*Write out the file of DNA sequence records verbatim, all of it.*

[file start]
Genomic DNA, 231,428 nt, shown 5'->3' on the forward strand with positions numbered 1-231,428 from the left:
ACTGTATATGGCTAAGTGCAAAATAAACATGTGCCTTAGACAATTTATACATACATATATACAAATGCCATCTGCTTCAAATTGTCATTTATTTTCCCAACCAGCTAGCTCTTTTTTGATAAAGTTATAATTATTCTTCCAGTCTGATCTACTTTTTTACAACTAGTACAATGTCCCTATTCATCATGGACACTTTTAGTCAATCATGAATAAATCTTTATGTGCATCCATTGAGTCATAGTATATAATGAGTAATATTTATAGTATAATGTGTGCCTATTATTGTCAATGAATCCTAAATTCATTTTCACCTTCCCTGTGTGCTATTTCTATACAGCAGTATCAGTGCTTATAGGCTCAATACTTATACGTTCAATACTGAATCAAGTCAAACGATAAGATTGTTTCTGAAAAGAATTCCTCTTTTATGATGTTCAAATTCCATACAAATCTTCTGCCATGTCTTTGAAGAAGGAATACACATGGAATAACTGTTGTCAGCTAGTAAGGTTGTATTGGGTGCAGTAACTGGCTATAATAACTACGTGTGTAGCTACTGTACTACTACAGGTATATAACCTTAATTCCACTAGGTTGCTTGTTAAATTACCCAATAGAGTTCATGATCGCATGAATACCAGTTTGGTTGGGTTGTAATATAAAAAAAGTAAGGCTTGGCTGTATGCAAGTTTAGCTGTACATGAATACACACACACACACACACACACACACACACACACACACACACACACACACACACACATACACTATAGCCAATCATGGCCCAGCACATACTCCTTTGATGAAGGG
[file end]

Genomic DNA, 231,428 nt, shown 5'->3' on the forward strand with positions numbered 1-231,428 from the left:
ACTGTATATGGCTAAGTGCAAAATAAACATGTGCCTTAGACAATTTATACATACATATATACAAATGCCATCTGCTTCAAATTGTCATTTATTTTCCCAACCAGCTAGCTCTTTTTTGATAAAGTTATAATTATTCTTCCAGTCTGATCTACTTTTTTACAACTAGTACAATGTCCCTATTCATCATGGACACTTTTAGTCAATCATGAATAAATCTTTATGTGCATCCATTGAGTCATAGTATATAATGAGTAATATTTATAGTATAATGTGTGCCTATTATTGTCAATGAATCCTAAATTCATTTTCACCTTCCCTGTGTGCTATTTCTATACAGCAGTATCAGTGCTTATAGGCTCAATACTTATACGTTCAATACTGAATCAAGTCAAACGATAAGATTGTTTCTGAAAAGAATTCCTCTTTTATGATGTTCAAATTCCATACAAATCTTCTGCCATGTCTTTGAAGAAGGAATACACATGGAATAACTGTTGTCAGCTAGTAAGGTTGTATTGGGTGCAGTAACTGGCTATAATAACTACGTGTGTAGCTACTGTACTACTACAGGTATATAACCTTAATTCCACTAGGTTGCTTGTTAAATTACCCAATAGAGTTCATGATCGCATGAATACCAGTTTGGTTGGGTTGTAATATAAAAAAAGTAAGGCTTGGCTGTATGCAAGTTTAGCTGTACATGAATACACACACACACACACACACACACACACACACACACACACACACACACACACACACATACACTATAGCCAATCATGGCCCAGCACATACTCCTTTGATGAAGGG